Ben Heneghan and Ian Lawson have been working as a
composer partnership since 1980. You will have heard their music for
various television programmes. Perhaps the most famous is the catchy
music for the children's animation Fireman Sam (known as Sam
Smalaidh, in Gaelic). Here they each present their own music; none
of this is collegiate except in the execution. The execution is what
marks this CD out as unusual. Instead of an orchestra of musicians re-creating
these pieces from a score with a conductor the performance is computer
created by the two composers. This explains the ‘virtual’ orchestra
reference. More of that later. Now to the music.
Lawson's Four Celtic Fanfares are not
in the English brass tradition of Bliss and Elgar although they are
certainly celebratory in character. The first brims with fiercely flowing,
indefatigable exuberance - part Tippett; part Nyman. The second has
a brassy magnificence and in its appealing melodic content there is
a touch of John Barry. The third seems to inhabit Copland's 'tender
land'. The piece yawns and stretches into a harmonically crunching climax.
The skipping motoric power of the final fanfare reminds me of William
Mathias (in the Dance Overture and the praising sections of Lux
Aeterna and This Worldes Joie). It dissolves into a sky darkened
by rain-heavy clouds which finally burst into four dactyls of lightning.
Ghost Train lacks the urgent life of
the Fanfares but is more moody. The train in question emerges
out of a slow, densely atonal, threnody. It gathers momentum and Arnoldian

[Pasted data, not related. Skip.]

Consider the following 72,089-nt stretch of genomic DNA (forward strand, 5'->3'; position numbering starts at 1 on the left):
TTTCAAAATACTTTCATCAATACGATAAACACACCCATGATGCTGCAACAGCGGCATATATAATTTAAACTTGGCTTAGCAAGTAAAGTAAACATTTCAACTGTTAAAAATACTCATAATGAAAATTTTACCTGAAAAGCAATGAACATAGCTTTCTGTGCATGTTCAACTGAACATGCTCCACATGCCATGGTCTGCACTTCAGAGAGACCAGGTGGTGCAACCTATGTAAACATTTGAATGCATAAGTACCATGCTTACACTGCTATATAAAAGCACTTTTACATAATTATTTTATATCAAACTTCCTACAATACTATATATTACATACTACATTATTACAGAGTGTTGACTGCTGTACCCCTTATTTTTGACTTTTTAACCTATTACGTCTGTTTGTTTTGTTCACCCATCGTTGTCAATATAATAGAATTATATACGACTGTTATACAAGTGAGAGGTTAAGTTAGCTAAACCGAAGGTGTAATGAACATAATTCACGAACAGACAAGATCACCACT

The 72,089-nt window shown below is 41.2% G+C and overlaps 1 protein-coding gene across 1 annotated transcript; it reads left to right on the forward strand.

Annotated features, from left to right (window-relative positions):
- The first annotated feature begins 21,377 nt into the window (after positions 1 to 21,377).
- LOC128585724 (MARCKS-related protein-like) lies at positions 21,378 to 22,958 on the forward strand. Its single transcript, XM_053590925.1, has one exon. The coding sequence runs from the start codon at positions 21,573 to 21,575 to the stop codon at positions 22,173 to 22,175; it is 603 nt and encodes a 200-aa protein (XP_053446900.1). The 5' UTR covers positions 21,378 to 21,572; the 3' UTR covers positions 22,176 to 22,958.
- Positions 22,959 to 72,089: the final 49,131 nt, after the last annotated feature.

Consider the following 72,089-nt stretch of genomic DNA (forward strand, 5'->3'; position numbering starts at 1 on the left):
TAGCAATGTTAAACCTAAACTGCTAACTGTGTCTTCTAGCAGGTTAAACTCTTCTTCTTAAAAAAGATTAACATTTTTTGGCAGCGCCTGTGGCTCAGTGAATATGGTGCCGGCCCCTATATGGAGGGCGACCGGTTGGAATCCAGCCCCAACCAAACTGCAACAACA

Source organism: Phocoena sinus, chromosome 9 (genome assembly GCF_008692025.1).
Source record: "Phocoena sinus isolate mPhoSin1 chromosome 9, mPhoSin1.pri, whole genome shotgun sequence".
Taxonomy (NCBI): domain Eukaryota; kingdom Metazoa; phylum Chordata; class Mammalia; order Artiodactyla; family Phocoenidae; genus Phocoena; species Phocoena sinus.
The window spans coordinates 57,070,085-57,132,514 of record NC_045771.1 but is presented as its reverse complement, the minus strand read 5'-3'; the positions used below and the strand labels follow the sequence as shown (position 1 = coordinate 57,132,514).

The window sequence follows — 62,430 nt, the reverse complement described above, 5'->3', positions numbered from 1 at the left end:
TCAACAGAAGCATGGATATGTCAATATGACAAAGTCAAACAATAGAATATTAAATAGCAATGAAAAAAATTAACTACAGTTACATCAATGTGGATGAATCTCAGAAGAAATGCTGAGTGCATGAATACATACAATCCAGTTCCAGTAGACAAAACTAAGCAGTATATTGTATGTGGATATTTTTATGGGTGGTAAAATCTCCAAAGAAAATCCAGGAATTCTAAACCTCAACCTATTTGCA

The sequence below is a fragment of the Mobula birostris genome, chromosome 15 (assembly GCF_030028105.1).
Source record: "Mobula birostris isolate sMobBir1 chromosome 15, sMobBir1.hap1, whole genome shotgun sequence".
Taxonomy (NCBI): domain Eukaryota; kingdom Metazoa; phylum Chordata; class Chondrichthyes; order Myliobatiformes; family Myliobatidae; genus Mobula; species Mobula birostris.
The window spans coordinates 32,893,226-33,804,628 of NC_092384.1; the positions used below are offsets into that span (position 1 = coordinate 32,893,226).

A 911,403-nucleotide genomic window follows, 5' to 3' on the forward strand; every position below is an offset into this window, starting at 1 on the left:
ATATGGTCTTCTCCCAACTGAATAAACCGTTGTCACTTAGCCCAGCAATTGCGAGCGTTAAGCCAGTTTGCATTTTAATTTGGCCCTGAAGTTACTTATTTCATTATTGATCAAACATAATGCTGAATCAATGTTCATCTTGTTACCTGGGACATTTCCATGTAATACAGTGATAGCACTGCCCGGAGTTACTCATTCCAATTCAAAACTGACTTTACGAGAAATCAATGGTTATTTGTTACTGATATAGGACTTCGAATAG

colour along the way. At 7.03 a wailing train horn is heard.
The Lawson pieces are instantly accessible to the listener
without being at all facile. The two pieces by Ben Heneghan are somehow
tougher. The House At The North Pole is colourful and attractive
- a playful phantasmagoria. The Rhondda piece (which gives its
name to the album) is named after Joseph Biddulph’s book of the same
name. This is highly atmospheric writing which I sense may reap longer
term rewards from repeat listenings. At this stage all I can do is record
some impressions: the music proceeds warily, passes through assertive
episodes. The sound of pianos trilling away is evocative of wheeling
birds breasting the updrafts from hillsides strewn with terraced houses,
colliery spew, conifers and church halls. In a strange way this mood
picture belongs in the same company as Maurice Johnstone’s Tarn Howes,
Arnold’s Third Cornish Dance and the Manchester Road section
of Hadley’s The Hills.
Chandos have taken a gamble by being the first major
label to issue recordings using a ‘virtual’ orchestra. This simulacrum
of an orchestra is computer synthesised from samples of actual instrument
sounds. The technique has been used widely by composers wanting to showcase
their own writings but this has largely been as a promotional tool.
Chandos have backed these two composers with a commercial release of
music rendered on what amounts to a robot orchestra. The sounds are
idiosyncratic and by no means completely natural. Strings and
woodwind can still sound synthetic but brass textures are quite believable.
However the results are listenable and there is much enjoyment to be
taken from these recordings. Should orchestras look to their laurels?
Not just yet ... but in five years' time ...?
Back to the music … Once you have surmounted any prejudices
against synthesised orchestral sounds you will instantly relate to Lawson’s
rhythmic and melodic power and Heneghan’s way with atmospheric sound-painting.